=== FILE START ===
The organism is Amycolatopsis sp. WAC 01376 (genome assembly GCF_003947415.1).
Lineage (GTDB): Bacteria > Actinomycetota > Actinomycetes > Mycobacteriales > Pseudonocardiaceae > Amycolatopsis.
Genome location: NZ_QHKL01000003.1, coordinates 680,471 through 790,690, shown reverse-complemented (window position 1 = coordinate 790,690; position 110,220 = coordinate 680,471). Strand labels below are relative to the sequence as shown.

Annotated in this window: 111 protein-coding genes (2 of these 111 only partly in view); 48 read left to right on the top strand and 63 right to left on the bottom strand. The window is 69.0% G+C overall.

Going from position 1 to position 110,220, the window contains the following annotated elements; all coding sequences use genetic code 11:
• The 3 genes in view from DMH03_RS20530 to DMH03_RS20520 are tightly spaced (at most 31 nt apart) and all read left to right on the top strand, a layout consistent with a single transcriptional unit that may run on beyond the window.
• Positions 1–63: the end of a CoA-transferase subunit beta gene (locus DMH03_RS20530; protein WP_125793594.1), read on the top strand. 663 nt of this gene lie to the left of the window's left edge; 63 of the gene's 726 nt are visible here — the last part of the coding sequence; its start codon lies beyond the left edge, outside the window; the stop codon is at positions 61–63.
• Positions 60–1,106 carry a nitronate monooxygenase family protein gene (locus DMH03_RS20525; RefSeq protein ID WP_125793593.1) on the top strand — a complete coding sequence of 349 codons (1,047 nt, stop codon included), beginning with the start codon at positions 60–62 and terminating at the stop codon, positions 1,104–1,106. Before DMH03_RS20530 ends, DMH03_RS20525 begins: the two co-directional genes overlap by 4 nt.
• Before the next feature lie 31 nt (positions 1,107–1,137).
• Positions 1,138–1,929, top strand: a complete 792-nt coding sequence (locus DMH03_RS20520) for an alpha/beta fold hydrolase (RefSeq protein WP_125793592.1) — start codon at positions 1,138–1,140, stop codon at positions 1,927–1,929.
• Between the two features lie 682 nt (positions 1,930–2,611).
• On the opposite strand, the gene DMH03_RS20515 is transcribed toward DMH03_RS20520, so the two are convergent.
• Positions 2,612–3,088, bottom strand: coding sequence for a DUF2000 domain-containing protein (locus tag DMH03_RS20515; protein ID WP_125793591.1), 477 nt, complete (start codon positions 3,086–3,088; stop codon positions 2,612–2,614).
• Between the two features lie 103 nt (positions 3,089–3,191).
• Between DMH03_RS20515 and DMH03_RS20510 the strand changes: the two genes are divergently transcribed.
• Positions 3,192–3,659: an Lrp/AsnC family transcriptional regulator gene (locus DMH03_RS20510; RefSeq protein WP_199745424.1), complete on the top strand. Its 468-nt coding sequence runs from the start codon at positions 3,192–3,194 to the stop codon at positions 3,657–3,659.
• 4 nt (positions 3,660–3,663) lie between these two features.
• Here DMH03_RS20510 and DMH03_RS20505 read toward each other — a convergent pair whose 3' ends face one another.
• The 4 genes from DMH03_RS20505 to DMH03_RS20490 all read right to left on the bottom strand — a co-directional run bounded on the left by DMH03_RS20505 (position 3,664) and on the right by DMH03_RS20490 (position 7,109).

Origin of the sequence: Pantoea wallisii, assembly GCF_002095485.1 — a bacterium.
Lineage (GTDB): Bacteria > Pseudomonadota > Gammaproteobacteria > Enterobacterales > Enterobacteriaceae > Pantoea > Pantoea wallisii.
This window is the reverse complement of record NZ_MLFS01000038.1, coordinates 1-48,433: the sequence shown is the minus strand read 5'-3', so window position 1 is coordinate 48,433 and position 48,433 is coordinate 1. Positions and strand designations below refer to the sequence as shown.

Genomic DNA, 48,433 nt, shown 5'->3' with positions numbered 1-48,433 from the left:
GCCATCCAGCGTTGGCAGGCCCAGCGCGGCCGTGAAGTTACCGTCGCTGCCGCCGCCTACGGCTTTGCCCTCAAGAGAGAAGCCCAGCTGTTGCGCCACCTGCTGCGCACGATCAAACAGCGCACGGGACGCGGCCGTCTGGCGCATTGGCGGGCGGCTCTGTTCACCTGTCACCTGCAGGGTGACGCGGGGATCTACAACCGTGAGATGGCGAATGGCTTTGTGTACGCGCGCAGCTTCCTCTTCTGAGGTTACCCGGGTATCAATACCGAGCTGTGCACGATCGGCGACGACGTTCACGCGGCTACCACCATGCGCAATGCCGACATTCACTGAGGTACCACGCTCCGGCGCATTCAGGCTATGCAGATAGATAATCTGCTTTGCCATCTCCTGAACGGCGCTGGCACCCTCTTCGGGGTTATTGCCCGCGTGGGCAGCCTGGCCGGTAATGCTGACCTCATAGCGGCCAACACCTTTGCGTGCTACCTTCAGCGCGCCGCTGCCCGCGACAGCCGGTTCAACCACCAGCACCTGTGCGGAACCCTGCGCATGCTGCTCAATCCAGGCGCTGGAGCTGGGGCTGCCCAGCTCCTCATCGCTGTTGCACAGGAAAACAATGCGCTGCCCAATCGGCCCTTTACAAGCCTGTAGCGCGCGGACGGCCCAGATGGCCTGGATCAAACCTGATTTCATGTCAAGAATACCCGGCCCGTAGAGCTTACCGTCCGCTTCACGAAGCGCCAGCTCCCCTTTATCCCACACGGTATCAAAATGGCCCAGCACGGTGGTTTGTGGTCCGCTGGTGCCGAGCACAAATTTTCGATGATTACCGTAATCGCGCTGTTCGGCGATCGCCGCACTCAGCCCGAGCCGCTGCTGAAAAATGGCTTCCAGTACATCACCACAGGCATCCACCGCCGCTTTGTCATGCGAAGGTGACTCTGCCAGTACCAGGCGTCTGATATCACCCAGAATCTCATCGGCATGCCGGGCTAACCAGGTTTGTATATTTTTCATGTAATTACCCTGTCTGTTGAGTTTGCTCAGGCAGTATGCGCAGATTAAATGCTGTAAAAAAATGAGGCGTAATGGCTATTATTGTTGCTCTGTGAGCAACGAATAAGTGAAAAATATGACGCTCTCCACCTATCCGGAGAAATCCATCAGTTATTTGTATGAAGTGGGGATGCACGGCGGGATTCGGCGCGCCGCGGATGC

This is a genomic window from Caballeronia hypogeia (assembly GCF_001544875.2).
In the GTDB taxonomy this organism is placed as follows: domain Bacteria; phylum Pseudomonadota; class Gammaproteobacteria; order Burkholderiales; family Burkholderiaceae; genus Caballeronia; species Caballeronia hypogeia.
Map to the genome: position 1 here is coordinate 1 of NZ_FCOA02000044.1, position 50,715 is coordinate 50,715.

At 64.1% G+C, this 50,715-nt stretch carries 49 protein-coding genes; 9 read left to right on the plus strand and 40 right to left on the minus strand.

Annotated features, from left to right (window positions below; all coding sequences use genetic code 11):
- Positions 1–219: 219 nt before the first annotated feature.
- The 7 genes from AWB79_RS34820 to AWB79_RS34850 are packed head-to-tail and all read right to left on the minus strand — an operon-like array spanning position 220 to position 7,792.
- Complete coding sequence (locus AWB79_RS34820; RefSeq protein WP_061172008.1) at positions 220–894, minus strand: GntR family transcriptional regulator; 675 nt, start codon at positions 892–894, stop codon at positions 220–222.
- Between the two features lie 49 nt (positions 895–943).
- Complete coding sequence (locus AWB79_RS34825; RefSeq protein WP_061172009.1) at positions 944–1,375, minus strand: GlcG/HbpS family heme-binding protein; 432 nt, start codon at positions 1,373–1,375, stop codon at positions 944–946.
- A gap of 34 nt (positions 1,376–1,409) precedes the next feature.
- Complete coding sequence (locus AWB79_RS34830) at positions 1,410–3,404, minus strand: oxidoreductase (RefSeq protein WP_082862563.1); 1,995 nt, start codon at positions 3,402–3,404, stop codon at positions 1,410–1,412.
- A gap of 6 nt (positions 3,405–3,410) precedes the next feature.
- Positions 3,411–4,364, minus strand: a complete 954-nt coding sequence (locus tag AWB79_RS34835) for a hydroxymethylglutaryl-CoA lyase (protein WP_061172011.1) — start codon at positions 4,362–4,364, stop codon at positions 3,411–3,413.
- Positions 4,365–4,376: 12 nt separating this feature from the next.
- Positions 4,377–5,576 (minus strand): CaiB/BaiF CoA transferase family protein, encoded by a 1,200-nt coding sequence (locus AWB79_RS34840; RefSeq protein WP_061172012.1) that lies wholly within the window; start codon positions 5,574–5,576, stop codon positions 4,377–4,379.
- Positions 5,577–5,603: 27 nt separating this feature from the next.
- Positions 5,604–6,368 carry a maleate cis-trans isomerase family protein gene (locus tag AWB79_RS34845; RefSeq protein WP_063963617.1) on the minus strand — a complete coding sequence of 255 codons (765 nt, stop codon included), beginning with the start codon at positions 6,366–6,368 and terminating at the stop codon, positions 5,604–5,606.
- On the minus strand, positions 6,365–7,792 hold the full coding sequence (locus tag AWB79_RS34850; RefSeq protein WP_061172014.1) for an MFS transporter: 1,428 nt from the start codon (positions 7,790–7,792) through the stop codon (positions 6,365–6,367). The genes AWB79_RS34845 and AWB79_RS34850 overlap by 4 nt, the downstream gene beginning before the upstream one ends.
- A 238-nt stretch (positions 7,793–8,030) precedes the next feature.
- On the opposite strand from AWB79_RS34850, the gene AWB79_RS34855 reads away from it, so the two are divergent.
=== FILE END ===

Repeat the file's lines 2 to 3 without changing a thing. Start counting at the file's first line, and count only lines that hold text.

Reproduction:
Lineage (GTDB): Bacteria > Actinomycetota > Actinomycetes > Mycobacteriales > Pseudonocardiaceae > Amycolatopsis.
Genome location: NZ_QHKL01000003.1, coordinates 680,471 through 790,690, shown reverse-complemented (window position 1 = coordinate 790,690; position 110,220 = coordinate 680,471). Strand labels below are relative to the sequence as shown.